Just when you think you're tough enough


Triathletes enjoy shark-free swim at Alcatraz Triathlon

Swim at your own risk (from sharks). Photo from SFGate
Swim at your own risk (from sharks). Photo from SFGate

Triathlons comes with risks of its own, but a shark attack? Quite unheard of unless you’re racing at the Alcatraz triathlon!

Wearing Speedos, bikinis or nothing at all, athletes competing in the opening swim of the annual Dolphin Club Escape From Alcatraz Triathlon emerged from the bay unbitten Saturday, which was a bigger deal than ever this year.

After video released last week showed a great white shark attacking a sea lion just off Alcatraz, the incident-free swim was a relief to event organizers.

“The shark incident is on our minds — I think it’s on everyone’s minds,” said John Nogue, a swim commissioner for the Dolphin Club, told the group of 50 participants an hour before the triathlon.

“You want to stay together as much as possible.”

The concerns came after a tourist recorded the rare sighting of a great white shark jumping out of the water to feast on a sea lion just a few feet off of Alcatraz.

For Saturday’s event, the Dolphin Club and the neighbouring South End Rowing Club decided to condense the pack of swimmers from east to west, providing a safer, more inclusive space for competitors on the first leg of the journey, which was followed by a 12-mile bike race across the Golden Gate Bridge to Mill Valley and then a 14-mile run on the notorious Dipsea Trail.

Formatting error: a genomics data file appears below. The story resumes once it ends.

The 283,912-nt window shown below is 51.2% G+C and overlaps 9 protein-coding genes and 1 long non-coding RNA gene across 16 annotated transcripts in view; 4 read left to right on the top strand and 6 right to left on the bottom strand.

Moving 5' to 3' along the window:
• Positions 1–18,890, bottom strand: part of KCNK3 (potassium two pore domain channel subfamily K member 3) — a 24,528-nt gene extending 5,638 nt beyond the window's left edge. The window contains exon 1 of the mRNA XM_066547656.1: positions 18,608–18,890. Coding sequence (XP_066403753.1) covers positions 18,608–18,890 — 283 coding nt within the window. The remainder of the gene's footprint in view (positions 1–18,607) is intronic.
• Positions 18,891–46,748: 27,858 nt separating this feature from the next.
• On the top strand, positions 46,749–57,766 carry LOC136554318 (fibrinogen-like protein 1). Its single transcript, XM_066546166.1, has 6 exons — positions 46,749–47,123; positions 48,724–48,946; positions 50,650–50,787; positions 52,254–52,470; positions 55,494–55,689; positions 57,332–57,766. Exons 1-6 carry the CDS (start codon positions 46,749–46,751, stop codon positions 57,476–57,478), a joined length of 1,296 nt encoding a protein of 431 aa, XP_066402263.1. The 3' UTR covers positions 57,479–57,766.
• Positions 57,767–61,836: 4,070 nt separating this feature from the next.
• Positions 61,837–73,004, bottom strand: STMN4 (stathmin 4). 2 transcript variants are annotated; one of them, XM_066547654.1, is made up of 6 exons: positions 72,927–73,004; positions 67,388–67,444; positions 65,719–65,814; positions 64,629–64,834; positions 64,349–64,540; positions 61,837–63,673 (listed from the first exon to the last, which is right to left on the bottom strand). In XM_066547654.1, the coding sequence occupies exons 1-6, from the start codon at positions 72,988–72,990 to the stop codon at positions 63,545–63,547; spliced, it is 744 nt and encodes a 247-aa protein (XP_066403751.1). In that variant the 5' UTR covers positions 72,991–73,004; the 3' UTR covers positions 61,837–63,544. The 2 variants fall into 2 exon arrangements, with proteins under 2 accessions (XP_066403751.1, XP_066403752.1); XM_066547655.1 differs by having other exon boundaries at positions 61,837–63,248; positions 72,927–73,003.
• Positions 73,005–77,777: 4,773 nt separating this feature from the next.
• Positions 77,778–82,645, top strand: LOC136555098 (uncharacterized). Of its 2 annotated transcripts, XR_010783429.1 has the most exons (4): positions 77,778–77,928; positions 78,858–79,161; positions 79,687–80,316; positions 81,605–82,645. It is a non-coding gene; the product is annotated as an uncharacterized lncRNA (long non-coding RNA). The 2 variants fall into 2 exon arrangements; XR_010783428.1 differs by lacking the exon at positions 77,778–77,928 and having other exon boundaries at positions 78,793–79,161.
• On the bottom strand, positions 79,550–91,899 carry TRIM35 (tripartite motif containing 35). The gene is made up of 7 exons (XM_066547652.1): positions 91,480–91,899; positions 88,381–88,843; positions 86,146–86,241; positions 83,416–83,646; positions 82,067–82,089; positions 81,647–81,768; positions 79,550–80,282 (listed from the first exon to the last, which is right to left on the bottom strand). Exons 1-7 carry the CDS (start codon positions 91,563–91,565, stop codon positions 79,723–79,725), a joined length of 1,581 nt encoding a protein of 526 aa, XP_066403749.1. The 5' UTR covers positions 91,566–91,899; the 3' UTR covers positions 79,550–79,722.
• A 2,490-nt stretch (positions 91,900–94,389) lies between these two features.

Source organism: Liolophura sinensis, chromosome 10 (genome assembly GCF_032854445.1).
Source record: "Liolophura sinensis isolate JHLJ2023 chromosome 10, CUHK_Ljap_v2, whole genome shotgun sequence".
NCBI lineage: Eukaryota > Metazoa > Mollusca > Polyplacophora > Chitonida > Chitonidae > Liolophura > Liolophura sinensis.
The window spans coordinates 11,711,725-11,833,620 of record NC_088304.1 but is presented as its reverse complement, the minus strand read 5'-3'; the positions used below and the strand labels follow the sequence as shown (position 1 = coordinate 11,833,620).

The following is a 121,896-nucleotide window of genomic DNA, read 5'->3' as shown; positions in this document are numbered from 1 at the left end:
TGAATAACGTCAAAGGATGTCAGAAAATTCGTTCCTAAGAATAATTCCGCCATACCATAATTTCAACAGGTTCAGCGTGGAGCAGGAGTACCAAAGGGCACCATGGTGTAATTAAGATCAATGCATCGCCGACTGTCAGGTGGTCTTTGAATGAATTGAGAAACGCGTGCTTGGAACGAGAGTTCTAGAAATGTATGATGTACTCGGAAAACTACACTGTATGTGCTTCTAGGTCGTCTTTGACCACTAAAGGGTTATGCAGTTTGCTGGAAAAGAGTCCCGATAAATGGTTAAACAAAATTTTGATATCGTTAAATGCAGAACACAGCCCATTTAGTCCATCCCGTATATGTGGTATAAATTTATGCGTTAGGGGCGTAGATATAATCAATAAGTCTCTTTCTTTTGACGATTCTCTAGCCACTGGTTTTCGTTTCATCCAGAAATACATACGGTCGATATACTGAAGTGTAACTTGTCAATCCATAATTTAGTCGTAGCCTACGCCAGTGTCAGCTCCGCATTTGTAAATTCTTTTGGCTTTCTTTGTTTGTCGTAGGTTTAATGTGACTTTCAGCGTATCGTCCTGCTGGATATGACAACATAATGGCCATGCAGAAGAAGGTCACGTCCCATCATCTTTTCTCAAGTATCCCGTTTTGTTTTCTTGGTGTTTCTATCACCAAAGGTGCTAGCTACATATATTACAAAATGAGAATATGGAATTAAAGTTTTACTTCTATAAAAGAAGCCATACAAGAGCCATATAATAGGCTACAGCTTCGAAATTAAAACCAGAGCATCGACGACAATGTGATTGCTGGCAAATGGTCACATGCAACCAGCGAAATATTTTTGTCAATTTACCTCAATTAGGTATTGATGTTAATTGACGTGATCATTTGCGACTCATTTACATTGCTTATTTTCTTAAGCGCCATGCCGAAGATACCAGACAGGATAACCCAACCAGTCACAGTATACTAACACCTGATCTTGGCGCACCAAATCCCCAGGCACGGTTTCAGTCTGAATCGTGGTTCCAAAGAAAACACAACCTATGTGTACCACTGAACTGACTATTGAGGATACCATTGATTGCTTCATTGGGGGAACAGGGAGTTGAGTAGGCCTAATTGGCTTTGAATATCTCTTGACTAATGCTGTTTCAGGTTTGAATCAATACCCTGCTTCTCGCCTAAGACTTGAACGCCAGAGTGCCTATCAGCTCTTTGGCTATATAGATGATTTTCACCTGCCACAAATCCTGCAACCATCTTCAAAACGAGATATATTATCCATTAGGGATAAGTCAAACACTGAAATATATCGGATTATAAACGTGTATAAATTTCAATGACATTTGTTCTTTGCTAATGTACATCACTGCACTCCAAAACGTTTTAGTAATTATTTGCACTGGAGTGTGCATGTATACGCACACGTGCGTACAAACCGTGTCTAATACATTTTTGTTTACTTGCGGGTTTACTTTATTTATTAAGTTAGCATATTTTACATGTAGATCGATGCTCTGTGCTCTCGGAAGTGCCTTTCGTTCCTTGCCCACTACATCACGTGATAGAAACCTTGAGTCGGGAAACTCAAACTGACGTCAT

Pilot guides help keep swimmers together and spot hazards. Photo from SFGate
Pilot guides help keep swimmers together and spot hazards. Photo from SFGate

Pilot guides added

Increased safety also included adding pilot guides in boats to help the swimmers navigate the 1.5-mile trip from Alcatraz Island to the Aquatic Park beach between the swimming clubs.

One of the pilots, Charles Cross, said his job was easy Saturday morning, since there was little noticeable current and no sharks in sight.

“Our goal is … guide them on the course, as well as address the safety,” he said.

Gina Bianucci Rus, 52, relaxed before the race, unbothered by shark concerns, though she admitted hearing about the sighting “gives you pause.”

“It hasn’t been a problem for over 25 years. For now, it’s not going to change my habits,” said the triathlon vet Gina Bianucci Rus.

Walking to the Alma, the historic schooner that took the swimmers to Alcatraz for the start of the race, Keith Nowell, 61, said the event carried its usual high energy but everyone was extra careful at the same time. Less than a half hour after the triathletes jumped into the waters — 28 minutes and 44 seconds to be exact — Adam Eilath, a 28-year-old competing as a relay participant, swam ashore first to cheers from the audience.

“We swim in a way that really respects the territory,” said Eilath, unsurprised by the lack of sharks. “You have a much higher chance of dying a million other ways.”

‘Just dolphins’

The first-place swimmer overall for the solo competitors, Andrew Winn, soon sped in with a time of 33:24. Winn, 26, was one of the youngest competitors.

“It was great. No sharks, just dolphins,” said Andrew Winn, as he scrambled into clothes for the biking portion.

Linda Nowell, a longtime competitor who sat out and cheered on her husband, Keith, said the sharp-toothed predators are hardly on the top list of safety concerns.

“Pilots spend more time warding off recreational boats,” she said.

Her husband, Keith, said he was both excited and nervous, but more from the adrenaline of a good workout and less from the looming threat of a great white.

“This event always gives me butterflies,” he said.

Source: SFGate